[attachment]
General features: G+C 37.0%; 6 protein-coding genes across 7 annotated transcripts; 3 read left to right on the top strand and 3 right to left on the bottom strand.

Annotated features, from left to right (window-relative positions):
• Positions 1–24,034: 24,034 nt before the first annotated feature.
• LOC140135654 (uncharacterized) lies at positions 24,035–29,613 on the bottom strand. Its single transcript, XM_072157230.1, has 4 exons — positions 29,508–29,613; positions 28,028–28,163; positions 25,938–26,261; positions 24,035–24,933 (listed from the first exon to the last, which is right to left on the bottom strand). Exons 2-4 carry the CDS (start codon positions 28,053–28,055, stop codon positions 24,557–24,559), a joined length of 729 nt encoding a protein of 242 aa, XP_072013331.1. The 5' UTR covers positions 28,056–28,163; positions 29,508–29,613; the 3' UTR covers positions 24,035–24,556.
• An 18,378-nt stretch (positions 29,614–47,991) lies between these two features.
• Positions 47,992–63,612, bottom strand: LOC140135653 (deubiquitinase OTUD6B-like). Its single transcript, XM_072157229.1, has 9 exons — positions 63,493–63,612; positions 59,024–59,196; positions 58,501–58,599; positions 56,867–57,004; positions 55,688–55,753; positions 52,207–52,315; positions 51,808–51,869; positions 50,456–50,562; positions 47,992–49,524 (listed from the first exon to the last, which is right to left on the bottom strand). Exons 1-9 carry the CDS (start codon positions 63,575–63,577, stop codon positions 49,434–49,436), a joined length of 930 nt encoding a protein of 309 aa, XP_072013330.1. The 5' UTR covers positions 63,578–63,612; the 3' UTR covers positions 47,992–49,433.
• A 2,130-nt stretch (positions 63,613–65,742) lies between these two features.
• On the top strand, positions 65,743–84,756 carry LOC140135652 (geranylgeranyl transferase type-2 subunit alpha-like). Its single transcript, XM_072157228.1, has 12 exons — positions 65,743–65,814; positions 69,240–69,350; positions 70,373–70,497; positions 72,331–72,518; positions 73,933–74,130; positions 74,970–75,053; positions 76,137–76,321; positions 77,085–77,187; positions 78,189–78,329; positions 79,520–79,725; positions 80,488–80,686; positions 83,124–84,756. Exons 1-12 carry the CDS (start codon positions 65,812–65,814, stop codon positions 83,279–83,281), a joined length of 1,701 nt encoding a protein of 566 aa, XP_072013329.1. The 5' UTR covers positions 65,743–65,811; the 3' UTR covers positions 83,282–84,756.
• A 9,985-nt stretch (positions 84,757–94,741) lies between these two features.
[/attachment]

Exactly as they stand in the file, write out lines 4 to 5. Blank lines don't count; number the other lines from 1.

• LOC140135654 (uncharacterized) lies at positions 24,035–29,613 on the bottom strand. Its single transcript, XM_072157230.1, has 4 exons — positions 29,508–29,613; positions 28,028–28,163; positions 25,938–26,261; positions 24,035–24,933 (listed from the first exon to the last, which is right to left on the bottom strand). Exons 2-4 carry the CDS (start codon positions 28,053–28,055, stop codon positions 24,557–24,559), a joined length of 729 nt encoding a protein of 242 aa, XP_072013331.1. The 5' UTR covers positions 28,056–28,163; positions 29,508–29,613; the 3' UTR covers positions 24,035–24,556.
• An 18,378-nt stretch (positions 29,614–47,991) lies between these two features.